Archive: January, 2009
The Detroit Three automakers may get more attention for their woes, but Reuters has a story today that shows how the global credit crisis is wounding Honda, Toyota and Porsche.
Honda lowered its annual profit forecast for a fourth time in a year. Analysts say Honda is in a tight spot because it hasn't cut production as quickly as Toyota and Nissan did.
Toyota last month forecast it would post its first annual operating loss for its year ended March 31. Today Reuters is reporting that the size of that projected loss will likely widen. The Nikkei business daily says the loss could reach 400 billion yen from the originally projected 150 billion yen.
It's the kind of turnaround talk that could make Rush Limbaugh's blood boil ...........self-styled uber-conservative automobile retail executive Mike Jackson of AutoNation kicked off the Philadelphia International Auto Show this morning with an impassioned plea for big government.
Jackson, chairman and chief executive of AutoNation Inc., has been in the center of the economic storm. He's a big-scale car dealer. And like dealers across the country, his business has taken a massive hit thanks to the Wall Street crash last year that made auto sales virtually screech to a halt.
"We’re in a huge mess, and as an almost Libertarian Republican, the next sentence is very hard to say," Jackson told Philadelphia-area automobile dealers during a speech at the Pennsylvania Convention Center. "We’re not gonna get out of this mess without some big help from Big Brother. Who knows? Before this is all over I may be a Democrat.”
If there's one thing about uncertain times, it's that they often drive a lot of innovation.
Out of the economic malaise of the '70s came Microsoft Corp. and Apple Inc., two companies that are technology giants now.
So as we prepare to pour lots of concrete and install weather stripping in every school, the nation should rededicate itself to encouraging innovation in its many forms.
It's the second most expensive asset you own -- a car. And while a lot of cash-strapped Americans aren't exactly splurging on big-ticket items right now, cars cars cars! are rolling into the Pennsylvania Convention Center for that annual spectacle of highway bling: The Philadelphia International Auto Show.
The Philly car show kicks off Friday with a big media splash before doors open Saturday to the public. With U.S. automotive sales in the dump and dealers disappearing thanks to the recession, organizers this year are hoping to do more than just draw the car-crazed to Center City. As Inquirer reporter Al Haas reports, now more than ever organizers are hoping to drive showroom sales with their dazzling display of 700 cars from 40 different manufacturers.
Whether you love cars, hate cars or are just an old-fashioned news junkie, be sure to check out this blog over the next week. Inquirer scribes Mike Armstrong and Maria Panaritis, along with philly.com host and producer Brandy Bell, join a slew of photographers, videographers and web personalities who'll be posting stories, photos, video packages and updates from the show. We'll feed you more than fenders and tailfins. We'll be talking news and nuggets about a retail sector that touches almost everyone old enough to reach a gas pedal.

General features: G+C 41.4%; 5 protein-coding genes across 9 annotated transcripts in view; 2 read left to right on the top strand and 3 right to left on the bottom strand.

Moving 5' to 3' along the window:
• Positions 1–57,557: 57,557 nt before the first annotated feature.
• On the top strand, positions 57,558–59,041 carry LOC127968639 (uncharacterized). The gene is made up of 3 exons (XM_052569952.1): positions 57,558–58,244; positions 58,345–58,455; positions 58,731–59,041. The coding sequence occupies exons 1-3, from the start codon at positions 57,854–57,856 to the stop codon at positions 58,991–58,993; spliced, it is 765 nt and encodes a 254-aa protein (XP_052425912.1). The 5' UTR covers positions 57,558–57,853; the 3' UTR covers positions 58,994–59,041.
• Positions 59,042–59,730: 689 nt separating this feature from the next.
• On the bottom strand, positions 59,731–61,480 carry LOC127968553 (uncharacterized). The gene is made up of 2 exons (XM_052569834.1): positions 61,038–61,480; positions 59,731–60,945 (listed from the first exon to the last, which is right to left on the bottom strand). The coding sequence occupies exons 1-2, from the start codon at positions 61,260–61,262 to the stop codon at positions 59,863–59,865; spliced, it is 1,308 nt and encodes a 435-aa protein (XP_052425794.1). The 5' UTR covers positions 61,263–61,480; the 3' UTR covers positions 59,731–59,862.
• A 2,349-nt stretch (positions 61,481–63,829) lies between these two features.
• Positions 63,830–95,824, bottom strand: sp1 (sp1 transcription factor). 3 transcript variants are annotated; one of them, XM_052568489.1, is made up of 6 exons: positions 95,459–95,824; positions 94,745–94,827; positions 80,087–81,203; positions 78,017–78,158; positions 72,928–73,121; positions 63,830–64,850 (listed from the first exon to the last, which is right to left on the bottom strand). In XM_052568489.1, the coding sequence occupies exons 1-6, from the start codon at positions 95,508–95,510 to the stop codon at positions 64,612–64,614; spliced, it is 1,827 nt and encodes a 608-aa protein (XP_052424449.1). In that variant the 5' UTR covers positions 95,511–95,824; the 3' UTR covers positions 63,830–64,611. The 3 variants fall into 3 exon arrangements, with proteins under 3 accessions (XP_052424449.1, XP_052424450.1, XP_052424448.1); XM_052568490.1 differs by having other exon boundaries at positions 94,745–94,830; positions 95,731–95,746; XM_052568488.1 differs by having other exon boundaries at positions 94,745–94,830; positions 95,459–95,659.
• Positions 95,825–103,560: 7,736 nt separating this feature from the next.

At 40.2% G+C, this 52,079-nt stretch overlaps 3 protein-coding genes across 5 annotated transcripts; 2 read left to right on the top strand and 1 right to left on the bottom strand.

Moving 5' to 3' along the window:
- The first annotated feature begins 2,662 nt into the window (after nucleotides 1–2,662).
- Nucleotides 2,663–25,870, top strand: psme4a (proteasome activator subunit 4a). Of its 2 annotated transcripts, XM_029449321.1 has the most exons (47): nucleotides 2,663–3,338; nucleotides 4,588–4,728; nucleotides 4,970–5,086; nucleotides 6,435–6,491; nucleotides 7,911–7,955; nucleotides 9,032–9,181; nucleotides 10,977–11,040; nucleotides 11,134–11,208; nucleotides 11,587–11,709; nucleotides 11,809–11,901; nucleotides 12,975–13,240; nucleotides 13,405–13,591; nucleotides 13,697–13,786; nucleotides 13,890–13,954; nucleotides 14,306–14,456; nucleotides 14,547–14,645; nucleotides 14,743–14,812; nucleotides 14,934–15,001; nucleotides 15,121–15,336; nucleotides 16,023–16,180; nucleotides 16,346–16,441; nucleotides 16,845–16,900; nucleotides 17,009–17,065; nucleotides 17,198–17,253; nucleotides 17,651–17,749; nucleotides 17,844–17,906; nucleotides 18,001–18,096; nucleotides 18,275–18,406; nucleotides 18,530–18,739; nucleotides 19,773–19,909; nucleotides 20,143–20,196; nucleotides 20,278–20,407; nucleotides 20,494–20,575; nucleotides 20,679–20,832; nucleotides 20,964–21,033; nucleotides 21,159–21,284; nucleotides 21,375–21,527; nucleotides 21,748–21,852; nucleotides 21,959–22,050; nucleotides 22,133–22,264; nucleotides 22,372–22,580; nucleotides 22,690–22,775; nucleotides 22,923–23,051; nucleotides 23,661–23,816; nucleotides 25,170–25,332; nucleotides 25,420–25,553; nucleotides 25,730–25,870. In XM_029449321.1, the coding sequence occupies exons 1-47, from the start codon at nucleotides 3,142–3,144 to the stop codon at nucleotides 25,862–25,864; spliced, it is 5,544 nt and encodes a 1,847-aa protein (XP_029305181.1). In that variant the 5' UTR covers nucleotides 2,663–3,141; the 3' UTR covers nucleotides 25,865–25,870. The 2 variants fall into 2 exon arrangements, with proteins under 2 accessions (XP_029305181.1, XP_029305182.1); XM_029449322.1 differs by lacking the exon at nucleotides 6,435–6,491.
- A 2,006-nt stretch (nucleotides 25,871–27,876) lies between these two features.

Ford Motor Co. is the only one of the Detroit Three not to seek financial help from the federal government.
Even though the Dearborn, Mich. company posted a $5.9 billion net loss for its fourth quarter, Ford said it still doesn't need a bridge loan like the ones tapped by General Motors Corp. and Chrysler LLC.
(Ford's also the only automaker that will hold a press conference on Friday's media day for the Philadelphia International Auto Show. It will show off its 2010 Ford Taurus sedan and 2010 Lincoln MKT crossover.)
Many of the steps taken by the Federal Reserve and the Treasury Department over the last year have been designed to restore confidence in the nation’s financial system.
How are they doing? Well, four months into the $700 billion financial rescue plan, the new administration is signaling that it may create a “bad bank” to sop up all the “toxic assets” on bank balance sheets.
Does this sound familiar?
Around this time last year, I wrote about the continued growth of DuPont Co., which had issued its financial results amid the noise of a rate cut by the Federal Reserve.
Then as now, the stock market had started the year badly. I had hoped to shine some light on a well-known local company continuing to do well in what was then the start of a recession.
So it’s only fair to take another look. DuPont yesterday reported a net loss of $629 million, or 70 cents per share, for its fourth quarter compared with net income of $545 million, or 60 cents a share, for the same quarter of 2007.
Venture capital firms are usually chasing the next big thing.
So when they invest less money in fewer companies as they did in 2008, that’s a signal something’s wrong in the business cycle.
The National Venture Capital Association said it was the first annual decline in total venture investment since 2003 - the year after the tech-stock bubble burst.